Young children in the Peruvian Andes often need to travel hours to reach schools. These schools lack adequate learning material and teachers. As a result, children are disenchanted with learning and believe they can better use their time at home helping their parents with farming. Peruvian students consistently score among the lowest on the PISA test compared to other Latin American countries.
In 2015, I designed and manufactured a sensory platform for education games that aim to enhance deductive and quantitative skills in adolescents by leveraging the dynamic quality of Play-doh. This affordable solution was deployed in rural areas of Peru where access to educational technologies is severely limited.
I was inspired to use Play-doh after discovering the material's conductive qualities and realizing this capability could be combined with technology to make learning tactile and engaging. I set out to design an affordable sensor board that recognizes various manipulations of Play-doh. The board is host to a set of creative games built around memory skills, quantitative reasoning, and pattern recognition in order to engage young children in resource-poor environments with little to no exposure to education.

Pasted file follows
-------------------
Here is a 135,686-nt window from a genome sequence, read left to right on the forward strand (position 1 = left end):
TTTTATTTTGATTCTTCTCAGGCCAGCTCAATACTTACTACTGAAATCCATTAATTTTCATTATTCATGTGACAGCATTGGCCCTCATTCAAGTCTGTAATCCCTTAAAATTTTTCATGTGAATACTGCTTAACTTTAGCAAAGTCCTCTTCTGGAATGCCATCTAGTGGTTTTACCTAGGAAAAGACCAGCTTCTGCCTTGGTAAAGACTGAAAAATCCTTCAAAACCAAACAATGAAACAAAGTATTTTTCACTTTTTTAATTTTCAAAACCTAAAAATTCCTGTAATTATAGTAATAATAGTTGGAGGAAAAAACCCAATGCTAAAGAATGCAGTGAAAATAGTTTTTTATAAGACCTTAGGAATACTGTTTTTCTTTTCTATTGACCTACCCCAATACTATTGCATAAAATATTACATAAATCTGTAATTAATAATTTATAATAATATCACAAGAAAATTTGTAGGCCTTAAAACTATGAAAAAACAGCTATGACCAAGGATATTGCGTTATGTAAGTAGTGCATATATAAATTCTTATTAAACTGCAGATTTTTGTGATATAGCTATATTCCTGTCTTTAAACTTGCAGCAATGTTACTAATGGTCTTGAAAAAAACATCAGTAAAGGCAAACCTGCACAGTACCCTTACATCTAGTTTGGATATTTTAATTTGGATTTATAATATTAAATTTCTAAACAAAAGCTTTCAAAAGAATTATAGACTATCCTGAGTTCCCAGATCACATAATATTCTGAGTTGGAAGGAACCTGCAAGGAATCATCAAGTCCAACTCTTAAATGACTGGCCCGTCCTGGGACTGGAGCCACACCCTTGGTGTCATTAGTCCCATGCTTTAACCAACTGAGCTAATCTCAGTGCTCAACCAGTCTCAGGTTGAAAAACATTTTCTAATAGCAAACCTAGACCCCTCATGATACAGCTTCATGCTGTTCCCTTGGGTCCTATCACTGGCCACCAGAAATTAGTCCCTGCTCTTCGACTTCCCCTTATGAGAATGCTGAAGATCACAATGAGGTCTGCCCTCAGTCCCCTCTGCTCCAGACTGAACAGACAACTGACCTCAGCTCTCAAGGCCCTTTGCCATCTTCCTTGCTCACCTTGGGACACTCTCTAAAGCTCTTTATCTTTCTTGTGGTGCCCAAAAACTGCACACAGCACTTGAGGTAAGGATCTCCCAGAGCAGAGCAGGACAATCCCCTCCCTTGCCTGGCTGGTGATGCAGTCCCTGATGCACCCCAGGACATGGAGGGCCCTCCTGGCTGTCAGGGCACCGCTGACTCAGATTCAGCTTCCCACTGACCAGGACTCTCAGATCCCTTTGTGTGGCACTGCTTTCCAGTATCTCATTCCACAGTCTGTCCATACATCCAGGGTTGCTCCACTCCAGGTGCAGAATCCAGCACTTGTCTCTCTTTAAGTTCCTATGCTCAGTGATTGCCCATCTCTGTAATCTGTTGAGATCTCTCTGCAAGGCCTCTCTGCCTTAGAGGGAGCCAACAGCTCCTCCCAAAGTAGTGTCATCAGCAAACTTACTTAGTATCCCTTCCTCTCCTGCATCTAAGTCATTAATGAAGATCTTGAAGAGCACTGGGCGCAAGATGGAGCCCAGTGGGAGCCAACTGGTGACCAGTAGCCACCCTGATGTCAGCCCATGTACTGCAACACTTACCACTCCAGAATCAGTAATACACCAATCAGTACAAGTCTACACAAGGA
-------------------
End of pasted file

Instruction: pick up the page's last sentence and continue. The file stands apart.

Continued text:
The flexibility and scalability of this educational 'kit' is due to the fact that children are able to swap out "covers" on the board in order to switch between games. The variety of manipulations of Play-doh allow for infinitely many possible games of a variety of difficulty and learning objectives.
In December 2015, the second iteration of the board was rolled out in Peru. Stylistic as well as technical improvement were made to the kit. In total, the cost of producing Klay is around $15 per kit.
This project came out of a collaboration between the Harvard University School of Engineering and Applied Sciences and Universidad de Ingeniería y Tecnología in Lima, Peru. Klay was the winner of the 2015 Deutsche Bank Challenge. I am currently working on developing the next iteration of the board and implementing the platform in more classrooms around Peru.
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